If so, go and write about it. Things in life aren’t always concise. What was the brief? Did you solve any problems? What were the results? Don’t be scared. Tell me about all the things that happened, and let me see all the work that came with it. It proves that you can handle big projects, and can show your thinking.

4. So, how many?

No less than 5. No more than 20. You know what? Forget what people tell you is ‘right’. It’s so dependant on many factors as to how many projects you show in your portfolio. For instance, design veterans Pentagram show 1125 projects on their site, while the trailblazers over at Koto only ever show 4, which are rotated every now and again. Of course, there’s just a few years difference between how long these companies have been in existence, so one factor there is that Koto don’t have as big an archive as Pentagram. But that’s not the point here. The point is that we have two branding companies, both working on projects of similar scales at this moment in time, both with different ideals on how many projects they publicly show. They’re doing what works for them.

Put as many projects in your portfolio that you think is right.

5. Process

There’s also a lot of opinion about process. Here’s one more. Every designer tends to approach things slightly differently. From the way we organise our files, understand the brief or articulate ideas. When we join a team, we either adopt what process is in place, influence it, or work to change it entirely. But for the most part, there are only so many creative processes that teams tend to follow. So unless there was something radically different about how you solved that problem, was led to this decision or ended up with this career-defining creative… I’d say, it doesn’t really matter. I’m not saying to not to talk about it, just don’t labour on it.

6. Ownership

I’ve found that designers can get really hung up on the projects they ‘own’. It’s a funny notion in many ways, and unless work is conjured up in a vacuum by a lone creative, then it’s fair to say that true project ownership is often split between multiple people, in multiple roles. I think it’s important that every person involved in the process gets to include the project in their portfolio.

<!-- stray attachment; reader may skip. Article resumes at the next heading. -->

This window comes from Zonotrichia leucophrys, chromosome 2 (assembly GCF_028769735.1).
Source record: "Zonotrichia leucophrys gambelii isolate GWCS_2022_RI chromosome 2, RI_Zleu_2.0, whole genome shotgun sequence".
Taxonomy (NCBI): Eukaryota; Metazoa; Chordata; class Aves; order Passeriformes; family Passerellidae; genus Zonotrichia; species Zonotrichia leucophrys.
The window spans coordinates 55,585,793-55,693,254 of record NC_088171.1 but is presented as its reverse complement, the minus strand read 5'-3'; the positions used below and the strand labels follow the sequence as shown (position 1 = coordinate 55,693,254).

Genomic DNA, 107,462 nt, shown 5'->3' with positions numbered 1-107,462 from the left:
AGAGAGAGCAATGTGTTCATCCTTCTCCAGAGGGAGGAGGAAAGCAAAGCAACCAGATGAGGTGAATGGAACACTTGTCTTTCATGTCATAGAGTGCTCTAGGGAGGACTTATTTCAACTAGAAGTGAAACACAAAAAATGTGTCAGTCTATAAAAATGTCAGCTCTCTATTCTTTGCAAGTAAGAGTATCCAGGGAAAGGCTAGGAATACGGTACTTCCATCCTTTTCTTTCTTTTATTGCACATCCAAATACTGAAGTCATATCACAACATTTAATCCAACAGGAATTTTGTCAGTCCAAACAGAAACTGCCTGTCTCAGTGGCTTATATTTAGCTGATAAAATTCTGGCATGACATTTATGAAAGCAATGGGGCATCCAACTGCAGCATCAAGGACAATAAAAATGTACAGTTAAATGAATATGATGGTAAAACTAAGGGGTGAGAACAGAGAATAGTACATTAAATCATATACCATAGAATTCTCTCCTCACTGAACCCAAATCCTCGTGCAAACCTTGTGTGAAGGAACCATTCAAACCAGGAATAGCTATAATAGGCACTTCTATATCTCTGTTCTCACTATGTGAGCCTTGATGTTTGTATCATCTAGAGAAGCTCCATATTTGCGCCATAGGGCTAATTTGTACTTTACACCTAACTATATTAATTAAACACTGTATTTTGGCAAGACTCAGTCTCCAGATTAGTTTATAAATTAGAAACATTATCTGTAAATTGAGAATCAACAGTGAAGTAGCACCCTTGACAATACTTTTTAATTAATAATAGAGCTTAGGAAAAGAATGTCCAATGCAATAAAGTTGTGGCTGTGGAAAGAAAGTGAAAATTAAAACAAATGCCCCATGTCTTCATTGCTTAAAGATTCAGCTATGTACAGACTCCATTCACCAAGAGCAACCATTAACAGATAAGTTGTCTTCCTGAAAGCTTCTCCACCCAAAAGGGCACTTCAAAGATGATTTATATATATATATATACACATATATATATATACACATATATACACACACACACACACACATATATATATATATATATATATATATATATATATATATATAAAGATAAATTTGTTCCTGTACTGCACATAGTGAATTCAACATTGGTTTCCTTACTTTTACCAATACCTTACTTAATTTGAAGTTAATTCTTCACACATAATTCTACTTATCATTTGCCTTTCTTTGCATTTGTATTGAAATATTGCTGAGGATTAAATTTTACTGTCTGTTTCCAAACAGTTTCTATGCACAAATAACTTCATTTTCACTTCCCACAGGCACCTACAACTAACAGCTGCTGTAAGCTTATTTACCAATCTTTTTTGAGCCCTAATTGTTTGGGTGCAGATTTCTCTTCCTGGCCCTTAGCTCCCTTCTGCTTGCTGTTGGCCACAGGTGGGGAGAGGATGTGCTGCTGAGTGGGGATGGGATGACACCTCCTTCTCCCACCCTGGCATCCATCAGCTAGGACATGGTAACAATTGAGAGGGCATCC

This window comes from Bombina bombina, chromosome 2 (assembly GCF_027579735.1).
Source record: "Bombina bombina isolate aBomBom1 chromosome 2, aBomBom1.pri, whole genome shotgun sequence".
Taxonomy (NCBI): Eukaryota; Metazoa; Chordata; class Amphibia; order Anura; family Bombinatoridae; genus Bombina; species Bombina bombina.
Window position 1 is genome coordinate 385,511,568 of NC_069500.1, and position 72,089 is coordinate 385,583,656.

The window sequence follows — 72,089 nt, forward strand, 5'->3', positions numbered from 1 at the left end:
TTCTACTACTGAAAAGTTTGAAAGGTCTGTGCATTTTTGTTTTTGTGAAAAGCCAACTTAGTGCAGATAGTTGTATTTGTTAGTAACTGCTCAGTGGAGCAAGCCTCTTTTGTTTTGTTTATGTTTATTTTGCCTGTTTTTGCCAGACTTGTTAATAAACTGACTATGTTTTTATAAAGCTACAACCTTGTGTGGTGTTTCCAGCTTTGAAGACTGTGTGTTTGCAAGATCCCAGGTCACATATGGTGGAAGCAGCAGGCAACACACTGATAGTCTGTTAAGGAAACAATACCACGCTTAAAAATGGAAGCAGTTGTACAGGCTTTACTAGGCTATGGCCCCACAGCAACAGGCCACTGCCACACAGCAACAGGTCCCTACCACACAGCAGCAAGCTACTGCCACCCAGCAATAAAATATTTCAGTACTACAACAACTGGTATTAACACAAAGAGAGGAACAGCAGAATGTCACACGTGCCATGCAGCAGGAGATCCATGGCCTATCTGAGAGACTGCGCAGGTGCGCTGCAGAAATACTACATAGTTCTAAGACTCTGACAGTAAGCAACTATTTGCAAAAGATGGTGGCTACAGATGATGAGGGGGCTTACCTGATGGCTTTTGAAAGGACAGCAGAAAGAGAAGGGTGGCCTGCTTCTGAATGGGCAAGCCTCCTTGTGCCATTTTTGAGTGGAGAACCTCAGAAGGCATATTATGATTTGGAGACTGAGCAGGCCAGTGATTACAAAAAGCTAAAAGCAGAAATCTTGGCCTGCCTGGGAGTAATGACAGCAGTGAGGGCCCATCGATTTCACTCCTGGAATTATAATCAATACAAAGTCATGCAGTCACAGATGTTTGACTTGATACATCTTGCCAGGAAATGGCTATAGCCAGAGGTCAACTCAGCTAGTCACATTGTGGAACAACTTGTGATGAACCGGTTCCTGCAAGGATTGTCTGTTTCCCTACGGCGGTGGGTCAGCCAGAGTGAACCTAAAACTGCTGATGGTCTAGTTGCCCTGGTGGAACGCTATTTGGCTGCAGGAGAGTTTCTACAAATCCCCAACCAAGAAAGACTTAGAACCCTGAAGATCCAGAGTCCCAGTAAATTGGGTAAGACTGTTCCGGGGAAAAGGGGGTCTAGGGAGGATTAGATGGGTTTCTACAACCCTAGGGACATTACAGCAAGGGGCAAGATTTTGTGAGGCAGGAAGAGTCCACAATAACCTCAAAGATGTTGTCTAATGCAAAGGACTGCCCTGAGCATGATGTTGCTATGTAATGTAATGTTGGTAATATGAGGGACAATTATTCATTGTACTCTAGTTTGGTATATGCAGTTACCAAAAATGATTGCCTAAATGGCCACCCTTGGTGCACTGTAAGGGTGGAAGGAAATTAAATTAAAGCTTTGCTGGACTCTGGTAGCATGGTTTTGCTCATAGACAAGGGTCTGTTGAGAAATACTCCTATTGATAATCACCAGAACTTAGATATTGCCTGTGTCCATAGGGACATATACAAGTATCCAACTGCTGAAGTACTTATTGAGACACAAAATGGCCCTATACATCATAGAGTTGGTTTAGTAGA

Projects only ever end up where they do because of the individuals who have touched it along the way. Designers, directors, clients. Every person who is involved affects the path and therefore the final destination of creative work. We all have different perspectives and inspiration points from vastly varying lives, experiences and opinions. Even if somebody has had, say, 10% involvement in a project—it’s still theirs. They don’t have to be the one crafting the final thing to claim ownership. Design is a team sport.

The key thing is to make sure that you’re always honest about your role, and who else was involved. A respectful portfolio has a broad credits list. Greater than the sum of its parts, and all that.

7. Types of projects

Client work, conceptual work, self-initiated and unsolicited redesigns. I see a lot of different types of projects in portfolios. I have a range of these types of projects in mine, and I quite like to see a range in others. That’s what’s key, in my opinion. A range. It goes back to breadth and depth again.

I like to see designs that have had real-world constraints, changes from client feedback and team efforts. I like to see conceptual work based on ideas that suddenly pop into your mind, whether it’s for real world clients or not. Self-initiated examples are important to see—they show you’re driven, ambitious and can handle the entire process and actually completing a project by yourself. Unsolicited redesigns have their place—mostly as an exercise for practicing fun within design. That was one of the best aspects of being a student!